Kekaha Kai State Park
Four dreamy sugar-sand beaches; all but Maniniʻowali Beach require hot hiking or 4WD to reach.
Amazingly, there's a secluded black-sand beach near Kekaha Kai's main parking lot. To reach this small, dark treasure on foot, head...
This 4WD–hike combination leads to several coves of progressively softer white sand and turquoise waters that, though popular, absorb...
Mahaiʻula Beach information
The easiest beach to reach is Mahaiʻula, with salt-and-pepper sand, lots of shade, tide pools, picnic tables and room to roam. Snorkeling and swimming are usually good here, but during big winter swells, surfing happens on the bay's north side. Winter also brings whales , which you'll see breaching in the distance.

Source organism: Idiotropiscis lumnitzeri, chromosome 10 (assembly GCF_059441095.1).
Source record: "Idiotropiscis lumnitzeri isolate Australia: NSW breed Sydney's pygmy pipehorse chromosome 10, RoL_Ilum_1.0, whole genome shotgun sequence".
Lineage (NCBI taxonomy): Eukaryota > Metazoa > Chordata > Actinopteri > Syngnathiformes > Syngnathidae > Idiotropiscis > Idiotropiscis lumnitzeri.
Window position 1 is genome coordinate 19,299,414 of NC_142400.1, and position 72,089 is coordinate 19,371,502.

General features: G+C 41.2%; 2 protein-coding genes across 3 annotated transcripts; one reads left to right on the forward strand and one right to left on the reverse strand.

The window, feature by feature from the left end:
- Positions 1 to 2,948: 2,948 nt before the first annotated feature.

For a softer, whiter beach, walk north along the coast across a short lava flow to Magoon's (so-called for the local family that used to own these parts). Snorkeling is lackluster, but swimming and kayaking shine in this protected scoop of sand with lots of shade. You can hook up with the path to Makalawena Beach here, beyond the coconut grove at the northern end.
Access to these beaches is via a chunky lava road between the 90- and 91-mile markers. Unless you have a 4WD, you should traverse the 1½ miles on foot. Park at the improvised lot a quarter-mile in from the highway and start walking or thumb it – drivers should take pity on your sun-beaten head and give you a lift.